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Definition:   Seven books included in the canon (authoritative list) of the Roman Catholic Old Testament that are not deemed to be Scripture recognized by Protestants. They consist of: Tobit, Judith, Wisdom, Sirach, Baruch, 1 Maccabees and 2 Maccabees. The Reformers in the 16th century challenged the absolute authority of the Catholic Church, claiming that the Scriptures were the ultimate authority for Christians. Catholicism holds that authority was handed down by Jesus to the Catholic Church, including the right to determine what is authoritative, both in Scripture and Sacred Tradition.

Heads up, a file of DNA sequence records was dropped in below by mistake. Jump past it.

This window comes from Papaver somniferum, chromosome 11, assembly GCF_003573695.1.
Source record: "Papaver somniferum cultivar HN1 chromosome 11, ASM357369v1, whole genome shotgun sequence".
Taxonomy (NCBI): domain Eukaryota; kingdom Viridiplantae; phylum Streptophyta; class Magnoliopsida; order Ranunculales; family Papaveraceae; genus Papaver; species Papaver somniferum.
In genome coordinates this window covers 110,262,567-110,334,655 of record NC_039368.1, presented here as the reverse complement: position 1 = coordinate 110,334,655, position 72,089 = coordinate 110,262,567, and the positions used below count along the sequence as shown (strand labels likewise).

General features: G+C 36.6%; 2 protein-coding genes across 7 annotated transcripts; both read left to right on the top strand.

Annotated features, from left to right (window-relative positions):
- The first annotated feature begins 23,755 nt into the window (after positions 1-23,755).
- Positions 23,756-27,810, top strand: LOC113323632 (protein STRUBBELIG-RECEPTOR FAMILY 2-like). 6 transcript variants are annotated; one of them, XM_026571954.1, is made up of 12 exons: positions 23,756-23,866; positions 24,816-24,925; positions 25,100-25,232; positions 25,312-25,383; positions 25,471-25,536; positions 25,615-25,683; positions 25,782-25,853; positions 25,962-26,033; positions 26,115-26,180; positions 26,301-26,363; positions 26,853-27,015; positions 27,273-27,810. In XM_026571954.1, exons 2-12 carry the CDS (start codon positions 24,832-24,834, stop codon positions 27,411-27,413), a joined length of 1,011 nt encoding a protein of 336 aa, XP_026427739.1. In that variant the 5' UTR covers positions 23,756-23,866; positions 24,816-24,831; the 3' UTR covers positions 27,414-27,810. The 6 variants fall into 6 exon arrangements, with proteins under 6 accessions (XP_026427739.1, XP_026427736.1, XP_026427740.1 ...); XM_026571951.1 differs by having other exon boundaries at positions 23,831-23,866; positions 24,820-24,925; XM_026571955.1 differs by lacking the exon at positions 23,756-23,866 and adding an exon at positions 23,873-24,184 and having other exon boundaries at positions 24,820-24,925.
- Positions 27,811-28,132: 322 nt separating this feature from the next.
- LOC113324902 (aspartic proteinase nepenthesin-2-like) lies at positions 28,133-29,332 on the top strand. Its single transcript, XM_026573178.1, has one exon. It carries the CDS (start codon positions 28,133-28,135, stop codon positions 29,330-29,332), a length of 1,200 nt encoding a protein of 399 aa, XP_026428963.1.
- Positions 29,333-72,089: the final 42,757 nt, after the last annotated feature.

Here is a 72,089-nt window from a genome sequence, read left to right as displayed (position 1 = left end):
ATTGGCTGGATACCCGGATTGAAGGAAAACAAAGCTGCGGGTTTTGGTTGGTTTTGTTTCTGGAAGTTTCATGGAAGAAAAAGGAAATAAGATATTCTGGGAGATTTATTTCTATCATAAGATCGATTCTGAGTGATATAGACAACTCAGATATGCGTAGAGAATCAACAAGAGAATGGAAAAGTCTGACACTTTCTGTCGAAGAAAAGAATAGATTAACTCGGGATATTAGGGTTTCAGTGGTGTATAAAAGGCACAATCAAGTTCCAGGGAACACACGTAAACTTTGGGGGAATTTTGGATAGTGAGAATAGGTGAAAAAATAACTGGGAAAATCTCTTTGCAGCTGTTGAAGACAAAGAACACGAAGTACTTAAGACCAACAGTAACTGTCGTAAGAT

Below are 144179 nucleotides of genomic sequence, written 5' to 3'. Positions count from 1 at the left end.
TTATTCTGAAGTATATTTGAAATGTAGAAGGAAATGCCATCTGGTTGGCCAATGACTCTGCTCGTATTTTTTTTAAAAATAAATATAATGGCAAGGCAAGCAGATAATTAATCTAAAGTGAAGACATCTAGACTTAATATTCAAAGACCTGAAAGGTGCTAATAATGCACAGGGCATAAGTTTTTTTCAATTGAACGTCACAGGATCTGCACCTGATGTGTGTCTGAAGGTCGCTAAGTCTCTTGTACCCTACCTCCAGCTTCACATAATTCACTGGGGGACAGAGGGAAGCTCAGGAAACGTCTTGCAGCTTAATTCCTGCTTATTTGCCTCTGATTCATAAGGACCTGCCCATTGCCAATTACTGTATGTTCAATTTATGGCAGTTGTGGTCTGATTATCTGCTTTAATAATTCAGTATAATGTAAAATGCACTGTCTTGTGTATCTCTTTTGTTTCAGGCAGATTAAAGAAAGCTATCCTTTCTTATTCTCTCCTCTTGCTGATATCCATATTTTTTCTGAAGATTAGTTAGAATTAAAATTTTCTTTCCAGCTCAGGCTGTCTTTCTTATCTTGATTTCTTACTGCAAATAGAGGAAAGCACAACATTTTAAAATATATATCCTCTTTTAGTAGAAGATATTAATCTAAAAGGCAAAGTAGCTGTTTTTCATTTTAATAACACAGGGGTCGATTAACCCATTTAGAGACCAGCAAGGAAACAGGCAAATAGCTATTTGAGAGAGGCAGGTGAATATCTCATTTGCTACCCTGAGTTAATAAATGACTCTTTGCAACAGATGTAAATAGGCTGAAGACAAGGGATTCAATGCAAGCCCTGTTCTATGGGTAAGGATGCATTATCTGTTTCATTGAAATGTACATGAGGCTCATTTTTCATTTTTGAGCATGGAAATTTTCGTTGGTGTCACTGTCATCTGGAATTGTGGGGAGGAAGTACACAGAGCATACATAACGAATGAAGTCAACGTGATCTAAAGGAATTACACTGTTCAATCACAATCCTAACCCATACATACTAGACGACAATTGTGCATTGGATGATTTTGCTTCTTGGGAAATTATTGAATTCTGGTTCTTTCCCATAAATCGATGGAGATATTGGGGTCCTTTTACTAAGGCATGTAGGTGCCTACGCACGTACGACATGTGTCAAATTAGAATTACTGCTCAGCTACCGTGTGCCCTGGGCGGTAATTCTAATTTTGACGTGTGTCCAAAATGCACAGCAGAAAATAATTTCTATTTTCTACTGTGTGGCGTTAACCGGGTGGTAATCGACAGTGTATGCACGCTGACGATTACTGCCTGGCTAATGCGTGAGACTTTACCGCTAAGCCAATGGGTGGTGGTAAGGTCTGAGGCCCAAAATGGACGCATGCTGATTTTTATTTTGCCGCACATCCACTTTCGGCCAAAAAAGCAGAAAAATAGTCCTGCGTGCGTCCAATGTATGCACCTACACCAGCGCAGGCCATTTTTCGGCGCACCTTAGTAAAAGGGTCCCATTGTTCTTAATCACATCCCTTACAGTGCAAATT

Discussion: The apocryphal books, while of historical value, include errors and are used to support unbiblical Catholic traditions such as purgatory, praying to the saints, and the Sacrifice of the Mass. The Catholic Church at the Council of Trent pronounced an anathema (condemnation to hell) upon anyone who denies that these books are part of Holy Scripture. The Bible warns about adding to the Scriptural revelation that the Holy Spirit has superintended (Dt. 4:2, Rev. 22:18).

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